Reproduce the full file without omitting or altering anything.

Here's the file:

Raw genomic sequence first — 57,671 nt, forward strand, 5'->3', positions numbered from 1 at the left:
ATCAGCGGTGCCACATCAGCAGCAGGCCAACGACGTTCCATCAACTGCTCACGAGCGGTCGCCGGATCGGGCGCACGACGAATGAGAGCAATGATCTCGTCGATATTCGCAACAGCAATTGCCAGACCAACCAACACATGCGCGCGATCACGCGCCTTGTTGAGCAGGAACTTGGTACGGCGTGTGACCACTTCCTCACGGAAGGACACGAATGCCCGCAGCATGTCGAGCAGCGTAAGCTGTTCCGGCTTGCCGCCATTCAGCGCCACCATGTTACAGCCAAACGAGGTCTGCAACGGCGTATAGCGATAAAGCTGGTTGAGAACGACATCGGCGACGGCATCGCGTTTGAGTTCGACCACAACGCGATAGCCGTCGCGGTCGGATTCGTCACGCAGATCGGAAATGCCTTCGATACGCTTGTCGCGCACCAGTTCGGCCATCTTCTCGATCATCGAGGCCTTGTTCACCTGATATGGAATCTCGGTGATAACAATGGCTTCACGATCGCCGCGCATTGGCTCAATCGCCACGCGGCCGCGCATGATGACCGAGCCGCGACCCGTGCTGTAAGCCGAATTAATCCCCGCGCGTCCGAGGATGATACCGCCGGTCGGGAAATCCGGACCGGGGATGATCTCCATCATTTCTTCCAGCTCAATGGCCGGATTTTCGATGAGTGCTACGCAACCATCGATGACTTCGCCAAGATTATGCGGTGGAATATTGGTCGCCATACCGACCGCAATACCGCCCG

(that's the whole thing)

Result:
Raw genomic sequence first — 57,671 nt, forward strand, 5'->3', positions numbered from 1 at the left:
ATCAGCGGTGCCACATCAGCAGCAGGCCAACGACGTTCCATCAACTGCTCACGAGCGGTCGCCGGATCGGGCGCACGACGAATGAGAGCAATGATCTCGTCGATATTCGCAACAGCAATTGCCAGACCAACCAACACATGCGCGCGATCACGCGCCTTGTTGAGCAGGAACTTGGTACGGCGTGTGACCACTTCCTCACGGAAGGACACGAATGCCCGCAGCATGTCGAGCAGCGTAAGCTGTTCCGGCTTGCCGCCATTCAGCGCCACCATGTTACAGCCAAACGAGGTCTGCAACGGCGTATAGCGATAAAGCTGGTTGAGAACGACATCGGCGACGGCATCGCGTTTGAGTTCGACCACAACGCGATAGCCGTCGCGGTCGGATTCGTCACGCAGATCGGAAATGCCTTCGATACGCTTGTCGCGCACCAGTTCGGCCATCTTCTCGATCATCGAGGCCTTGTTCACCTGATATGGAATCTCGGTGATAACAATGGCTTCACGATCGCCGCGCATTGGCTCAATCGCCACGCGGCCGCGCATGATGACCGAGCCGCGACCCGTGCTGTAAGCCGAATTAATCCCCGCGCGTCCGAGGATGATACCGCCGGTCGGGAAATCCGGACCGGGGATGATCTCCATCATTTCTTCCAGCTCAATGGCCGGATTTTCGATGAGTGCTACGCAACCATCGATGACTTCGCCAAGATTATGCGGTGGAATATTGGTCGCCATACCGACCGCAATACCGCCCG